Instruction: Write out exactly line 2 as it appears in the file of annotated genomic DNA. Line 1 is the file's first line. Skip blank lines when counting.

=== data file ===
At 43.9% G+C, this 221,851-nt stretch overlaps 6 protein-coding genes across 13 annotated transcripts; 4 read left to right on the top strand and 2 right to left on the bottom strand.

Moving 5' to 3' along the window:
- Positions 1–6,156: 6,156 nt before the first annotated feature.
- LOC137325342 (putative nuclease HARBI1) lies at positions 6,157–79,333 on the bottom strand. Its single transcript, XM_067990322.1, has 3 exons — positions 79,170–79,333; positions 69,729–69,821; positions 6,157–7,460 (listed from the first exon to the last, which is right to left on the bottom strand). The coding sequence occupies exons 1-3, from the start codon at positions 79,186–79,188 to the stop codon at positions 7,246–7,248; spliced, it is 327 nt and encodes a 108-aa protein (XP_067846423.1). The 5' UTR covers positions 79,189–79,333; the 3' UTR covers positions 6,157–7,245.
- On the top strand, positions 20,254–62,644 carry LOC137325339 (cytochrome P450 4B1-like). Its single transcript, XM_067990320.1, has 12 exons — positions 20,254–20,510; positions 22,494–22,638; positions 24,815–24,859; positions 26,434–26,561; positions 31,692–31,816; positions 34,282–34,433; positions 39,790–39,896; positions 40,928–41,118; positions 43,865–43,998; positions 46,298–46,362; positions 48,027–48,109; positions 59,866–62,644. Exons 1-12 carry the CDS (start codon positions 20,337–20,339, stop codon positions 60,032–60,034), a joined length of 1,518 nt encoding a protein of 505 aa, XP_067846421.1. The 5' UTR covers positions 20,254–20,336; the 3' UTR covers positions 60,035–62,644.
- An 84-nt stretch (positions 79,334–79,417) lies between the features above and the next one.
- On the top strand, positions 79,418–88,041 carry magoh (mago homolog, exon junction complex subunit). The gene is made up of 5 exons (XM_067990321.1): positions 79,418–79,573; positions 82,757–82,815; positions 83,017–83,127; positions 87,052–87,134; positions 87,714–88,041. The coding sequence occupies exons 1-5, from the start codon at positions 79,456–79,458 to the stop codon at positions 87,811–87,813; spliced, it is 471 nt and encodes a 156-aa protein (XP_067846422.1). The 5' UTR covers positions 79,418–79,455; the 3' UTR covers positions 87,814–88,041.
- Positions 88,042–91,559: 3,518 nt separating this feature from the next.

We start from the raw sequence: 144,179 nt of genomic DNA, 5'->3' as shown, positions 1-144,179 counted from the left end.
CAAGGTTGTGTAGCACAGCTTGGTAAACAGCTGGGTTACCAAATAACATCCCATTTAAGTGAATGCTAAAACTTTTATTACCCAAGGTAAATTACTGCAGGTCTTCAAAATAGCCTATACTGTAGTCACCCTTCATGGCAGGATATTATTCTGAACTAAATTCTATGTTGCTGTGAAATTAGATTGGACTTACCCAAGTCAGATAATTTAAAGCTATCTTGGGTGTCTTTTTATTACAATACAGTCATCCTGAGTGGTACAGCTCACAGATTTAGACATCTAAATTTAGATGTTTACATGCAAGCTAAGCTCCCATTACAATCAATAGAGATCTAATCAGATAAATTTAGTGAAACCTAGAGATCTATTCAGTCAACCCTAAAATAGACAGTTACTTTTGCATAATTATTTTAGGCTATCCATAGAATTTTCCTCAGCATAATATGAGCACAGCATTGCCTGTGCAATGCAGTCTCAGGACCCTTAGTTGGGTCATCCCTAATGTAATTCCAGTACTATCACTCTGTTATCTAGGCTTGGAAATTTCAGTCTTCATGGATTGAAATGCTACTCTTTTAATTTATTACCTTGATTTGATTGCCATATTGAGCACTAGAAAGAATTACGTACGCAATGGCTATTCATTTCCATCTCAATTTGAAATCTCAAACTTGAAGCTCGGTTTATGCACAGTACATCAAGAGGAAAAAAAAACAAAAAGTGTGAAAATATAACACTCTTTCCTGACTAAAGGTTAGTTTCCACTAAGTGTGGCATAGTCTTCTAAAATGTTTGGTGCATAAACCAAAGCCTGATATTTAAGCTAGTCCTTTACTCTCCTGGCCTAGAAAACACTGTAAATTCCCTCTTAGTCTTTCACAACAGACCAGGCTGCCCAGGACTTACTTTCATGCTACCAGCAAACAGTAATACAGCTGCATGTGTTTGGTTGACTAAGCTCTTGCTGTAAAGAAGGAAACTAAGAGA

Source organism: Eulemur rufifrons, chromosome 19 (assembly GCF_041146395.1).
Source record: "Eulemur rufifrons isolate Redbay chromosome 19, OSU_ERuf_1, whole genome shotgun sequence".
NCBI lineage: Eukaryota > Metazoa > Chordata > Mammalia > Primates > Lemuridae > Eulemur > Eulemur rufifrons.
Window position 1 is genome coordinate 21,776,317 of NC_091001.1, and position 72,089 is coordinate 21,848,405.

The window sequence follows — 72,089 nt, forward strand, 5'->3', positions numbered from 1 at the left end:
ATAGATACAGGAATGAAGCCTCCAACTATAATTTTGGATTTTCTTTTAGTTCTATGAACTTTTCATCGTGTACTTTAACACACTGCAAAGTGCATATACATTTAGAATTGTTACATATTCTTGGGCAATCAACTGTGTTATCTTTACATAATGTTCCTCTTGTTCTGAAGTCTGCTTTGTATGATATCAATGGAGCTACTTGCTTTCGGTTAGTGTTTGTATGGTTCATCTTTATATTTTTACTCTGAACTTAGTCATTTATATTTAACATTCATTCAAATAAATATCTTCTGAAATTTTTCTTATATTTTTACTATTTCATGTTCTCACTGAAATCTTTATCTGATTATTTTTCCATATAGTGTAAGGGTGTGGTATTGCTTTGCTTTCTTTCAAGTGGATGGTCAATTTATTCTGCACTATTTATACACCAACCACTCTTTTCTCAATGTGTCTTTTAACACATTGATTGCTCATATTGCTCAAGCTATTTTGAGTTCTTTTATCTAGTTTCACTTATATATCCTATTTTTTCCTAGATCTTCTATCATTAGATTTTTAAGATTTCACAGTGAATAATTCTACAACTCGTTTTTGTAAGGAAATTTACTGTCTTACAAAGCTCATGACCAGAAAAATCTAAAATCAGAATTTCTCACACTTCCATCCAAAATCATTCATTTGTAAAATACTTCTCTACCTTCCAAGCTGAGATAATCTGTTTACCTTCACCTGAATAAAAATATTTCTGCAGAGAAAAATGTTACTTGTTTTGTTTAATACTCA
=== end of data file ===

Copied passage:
Moving 5' to 3' along the window: